Ministry to vaccinate 1.2 million children during measles, rubella campaign drive

Measles Rubella vaccine

Pupils from Melon Mission School in Nakuru County receive a Measles-Rubella vaccine during a past campaign.

Photo credit: Pool I Nation Media Group

The Ministry of Health aims to vaccinate 1.2 million children during the Measles and Rubella Campaign.

According to a statement by the ministry, Kenya is experiencing a measles outbreak in six counties, including Garissa, Mandera, Marsabit, Nairobi, Turkana, and Wajir.

The Ministry says the six counties have less than 90 per cent coverage of the routine first and second-dose measles vaccines, with reduced access due to highly mobile nomadic populations and the influx of refugees.

“The ongoing drought further compounds the problem with a large population of vulnerable malnourished children,” the ministry said in a statement to media houses. 

To respond to the outbreak, the MoH, in partnership with Gavi, will conduct a vaccination campaign in seven counties starting December 9 to December 18.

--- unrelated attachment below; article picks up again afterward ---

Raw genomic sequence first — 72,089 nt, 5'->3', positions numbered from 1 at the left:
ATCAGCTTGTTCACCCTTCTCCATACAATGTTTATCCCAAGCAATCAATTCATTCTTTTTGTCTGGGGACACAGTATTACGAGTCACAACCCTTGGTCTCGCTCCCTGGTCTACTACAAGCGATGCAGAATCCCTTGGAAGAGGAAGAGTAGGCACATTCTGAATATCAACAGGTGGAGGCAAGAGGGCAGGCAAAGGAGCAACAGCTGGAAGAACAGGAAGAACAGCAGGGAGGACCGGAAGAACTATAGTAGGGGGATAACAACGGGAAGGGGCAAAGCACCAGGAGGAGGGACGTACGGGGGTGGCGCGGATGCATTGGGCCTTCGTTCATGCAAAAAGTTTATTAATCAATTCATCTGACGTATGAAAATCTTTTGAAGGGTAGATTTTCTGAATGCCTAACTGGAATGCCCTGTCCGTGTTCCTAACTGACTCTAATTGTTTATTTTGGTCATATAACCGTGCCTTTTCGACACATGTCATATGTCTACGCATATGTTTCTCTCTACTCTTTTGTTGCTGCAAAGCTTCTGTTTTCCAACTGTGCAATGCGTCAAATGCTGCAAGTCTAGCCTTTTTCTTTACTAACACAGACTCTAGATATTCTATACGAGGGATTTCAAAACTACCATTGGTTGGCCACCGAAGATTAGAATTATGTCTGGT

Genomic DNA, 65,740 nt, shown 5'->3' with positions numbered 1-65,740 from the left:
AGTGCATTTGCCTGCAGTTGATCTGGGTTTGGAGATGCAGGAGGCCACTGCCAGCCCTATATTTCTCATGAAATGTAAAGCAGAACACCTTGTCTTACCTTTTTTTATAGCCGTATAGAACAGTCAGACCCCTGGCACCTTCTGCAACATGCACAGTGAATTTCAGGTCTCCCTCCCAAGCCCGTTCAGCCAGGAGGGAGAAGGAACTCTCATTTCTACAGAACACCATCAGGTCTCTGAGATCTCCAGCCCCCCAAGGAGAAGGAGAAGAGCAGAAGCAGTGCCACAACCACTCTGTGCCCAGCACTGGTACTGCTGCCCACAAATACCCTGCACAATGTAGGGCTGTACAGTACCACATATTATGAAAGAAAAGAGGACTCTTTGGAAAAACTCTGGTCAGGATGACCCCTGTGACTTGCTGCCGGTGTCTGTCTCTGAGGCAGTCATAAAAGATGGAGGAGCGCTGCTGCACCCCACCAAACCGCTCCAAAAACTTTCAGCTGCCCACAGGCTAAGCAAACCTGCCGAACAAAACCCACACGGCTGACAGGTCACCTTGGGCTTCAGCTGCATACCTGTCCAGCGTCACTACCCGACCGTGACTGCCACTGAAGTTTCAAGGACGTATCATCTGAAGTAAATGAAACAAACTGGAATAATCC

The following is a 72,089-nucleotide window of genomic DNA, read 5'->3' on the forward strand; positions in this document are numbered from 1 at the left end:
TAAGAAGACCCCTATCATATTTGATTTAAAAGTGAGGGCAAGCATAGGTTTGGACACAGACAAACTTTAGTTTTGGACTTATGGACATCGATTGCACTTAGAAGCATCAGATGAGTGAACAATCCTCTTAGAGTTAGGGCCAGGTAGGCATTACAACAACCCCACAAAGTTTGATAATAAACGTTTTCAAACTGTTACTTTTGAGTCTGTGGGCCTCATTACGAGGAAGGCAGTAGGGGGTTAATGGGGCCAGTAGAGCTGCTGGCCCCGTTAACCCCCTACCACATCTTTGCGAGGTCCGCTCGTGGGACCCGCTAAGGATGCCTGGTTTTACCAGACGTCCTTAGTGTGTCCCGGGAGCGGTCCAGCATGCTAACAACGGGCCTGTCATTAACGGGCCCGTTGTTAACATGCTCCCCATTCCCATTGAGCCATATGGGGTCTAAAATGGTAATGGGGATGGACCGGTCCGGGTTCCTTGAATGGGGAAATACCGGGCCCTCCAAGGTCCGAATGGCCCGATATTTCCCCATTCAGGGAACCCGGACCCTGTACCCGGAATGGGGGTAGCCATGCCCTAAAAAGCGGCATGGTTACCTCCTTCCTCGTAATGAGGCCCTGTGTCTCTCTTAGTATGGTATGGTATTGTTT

The seven counties include Marsabit, Wajir, Garissa, Nairobi, Turkana, Turkana, Mandera, and West Pokot.

Those who will be vaccinated are children from nine months to about five years or 59 months. 

“The vaccine will be delivered through fixed posts and temporary-fixed outreach posts,” MoH added.

Measles and rubella are highly infectious diseases caused by viruses, for which human beings are the only reservoir.

Rubella is a viral illness that causes a mild fever and a skin rash and is spread through contact with fluid from the nose and throat. It can be prevented with a rubella vaccine. The vaccine is first administered  to a child between 12 months to 15 months and then again between ages four and six.

Since 2016, the meales and Rubella vaccine has been offered as part of Kenya's routine childhood immunisation program, with one dose administered at nine months and the second dose at 18 months.

To ensure adequate community protection, at least 95 percent of children must receive the two recommended doses.

In 2020, only 85 percent of children in Kenya received the first dose, and less than 50 percent had the second dose.